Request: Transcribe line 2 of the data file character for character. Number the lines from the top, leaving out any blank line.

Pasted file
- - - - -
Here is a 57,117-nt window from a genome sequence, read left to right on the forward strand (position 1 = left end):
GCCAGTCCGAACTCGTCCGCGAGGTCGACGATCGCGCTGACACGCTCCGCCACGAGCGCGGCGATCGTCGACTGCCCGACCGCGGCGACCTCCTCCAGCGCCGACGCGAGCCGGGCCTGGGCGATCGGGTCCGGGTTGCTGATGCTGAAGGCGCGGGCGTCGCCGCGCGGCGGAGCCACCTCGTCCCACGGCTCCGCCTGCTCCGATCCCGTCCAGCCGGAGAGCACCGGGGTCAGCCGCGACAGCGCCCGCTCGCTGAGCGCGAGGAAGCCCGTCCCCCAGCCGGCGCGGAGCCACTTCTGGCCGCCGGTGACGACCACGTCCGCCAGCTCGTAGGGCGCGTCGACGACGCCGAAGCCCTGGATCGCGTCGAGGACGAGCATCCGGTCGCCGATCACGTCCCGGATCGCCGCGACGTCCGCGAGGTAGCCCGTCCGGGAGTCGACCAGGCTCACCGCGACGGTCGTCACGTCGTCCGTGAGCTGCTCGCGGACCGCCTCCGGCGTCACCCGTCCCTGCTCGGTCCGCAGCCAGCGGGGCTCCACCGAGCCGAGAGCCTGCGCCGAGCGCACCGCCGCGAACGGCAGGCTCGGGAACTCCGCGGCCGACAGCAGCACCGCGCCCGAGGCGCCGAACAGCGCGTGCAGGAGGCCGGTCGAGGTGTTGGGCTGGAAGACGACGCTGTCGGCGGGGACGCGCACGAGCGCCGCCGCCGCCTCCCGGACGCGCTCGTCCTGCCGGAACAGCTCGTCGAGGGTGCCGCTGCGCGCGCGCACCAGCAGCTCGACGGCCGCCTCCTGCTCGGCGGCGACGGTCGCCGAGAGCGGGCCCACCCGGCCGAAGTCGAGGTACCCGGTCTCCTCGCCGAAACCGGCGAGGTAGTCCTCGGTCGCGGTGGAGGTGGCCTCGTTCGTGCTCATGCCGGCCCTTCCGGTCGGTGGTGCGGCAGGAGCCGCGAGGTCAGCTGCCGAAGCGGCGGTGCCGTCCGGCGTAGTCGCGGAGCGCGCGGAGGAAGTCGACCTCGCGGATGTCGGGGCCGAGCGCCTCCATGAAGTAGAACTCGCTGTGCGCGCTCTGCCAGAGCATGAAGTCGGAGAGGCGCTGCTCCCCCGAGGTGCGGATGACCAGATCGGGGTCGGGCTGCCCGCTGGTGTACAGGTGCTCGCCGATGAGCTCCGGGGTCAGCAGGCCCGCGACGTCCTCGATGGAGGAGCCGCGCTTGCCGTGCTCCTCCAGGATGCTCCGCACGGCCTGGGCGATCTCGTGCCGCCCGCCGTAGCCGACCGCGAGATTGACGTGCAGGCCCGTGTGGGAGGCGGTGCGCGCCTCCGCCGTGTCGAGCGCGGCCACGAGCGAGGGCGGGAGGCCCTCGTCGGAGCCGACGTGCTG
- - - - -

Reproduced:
GCCAGTCCGAACTCGTCCGCGAGGTCGACGATCGCGCTGACACGCTCCGCCACGAGCGCGGCGATCGTCGACTGCCCGACCGCGGCGACCTCCTCCAGCGCCGACGCGAGCCGGGCCTGGGCGATCGGGTCCGGGTTGCTGATGCTGAAGGCGCGGGCGTCGCCGCGCGGCGGAGCCACCTCGTCCCACGGCTCCGCCTGCTCCGATCCCGTCCAGCCGGAGAGCACCGGGGTCAGCCGCGACAGCGCCCGCTCGCTGAGCGCGAGGAAGCCCGTCCCCCAGCCGGCGCGGAGCCACTTCTGGCCGCCGGTGACGACCACGTCCGCCAGCTCGTAGGGCGCGTCGACGACGCCGAAGCCCTGGATCGCGTCGAGGACGAGCATCCGGTCGCCGATCACGTCCCGGATCGCCGCGACGTCCGCGAGGTAGCCCGTCCGGGAGTCGACCAGGCTCACCGCGACGGTCGTCACGTCGTCCGTGAGCTGCTCGCGGACCGCCTCCGGCGTCACCCGTCCCTGCTCGGTCCGCAGCCAGCGGGGCTCCACCGAGCCGAGAGCCTGCGCCGAGCGCACCGCCGCGAACGGCAGGCTCGGGAACTCCGCGGCCGACAGCAGCACCGCGCCCGAGGCGCCGAACAGCGCGTGCAGGAGGCCGGTCGAGGTGTTGGGCTGGAAGACGACGCTGTCGGCGGGGACGCGCACGAGCGCCGCCGCCGCCTCCCGGACGCGCTCGTCCTGCCGGAACAGCTCGTCGAGGGTGCCGCTGCGCGCGCGCACCAGCAGCTCGACGGCCGCCTCCTGCTCGGCGGCGACGGTCGCCGAGAGCGGGCCCACCCGGCCGAAGTCGAGGTACCCGGTCTCCTCGCCGAAACCGGCGAGGTAGTCCTCGGTCGCGGTGGAGGTGGCCTCGTTCGTGCTCATGCCGGCCCTTCCGGTCGGTGGTGCGGCAGGAGCCGCGAGGTCAGCTGCCGAAGCGGCGGTGCCGTCCGGCGTAGTCGCGGAGCGCGCGGAGGAAGTCGACCTCGCGGATGTCGGGGCCGAGCGCCTCCATGAAGTAGAACTCGCTGTGCGCGCTCTGCCAGAGCATGAAGTCGGAGAGGCGCTGCTCCCCCGAGGTGCGGATGACCAGATCGGGGTCGGGCTGCCCGCTGGTGTACAGGTGCTCGCCGATGAGCTCCGGGGTCAGCAGGCCCGCGACGTCCTCGATGGAGGAGCCGCGCTTGCCGTGCTCCTCCAGGATGCTCCGCACGGCCTGGGCGATCTCGTGCCGCCCGCCGTAGCCGACCGCGAGATTGACGTGCAGGCCCGTGTGGGAGGCGGTGCGCGCCTCCGCCGTGTCGAGCGCGGCCACGAGCGAGGGCGGGAGGCCCTCGTCGGAGCCGACGTGCTG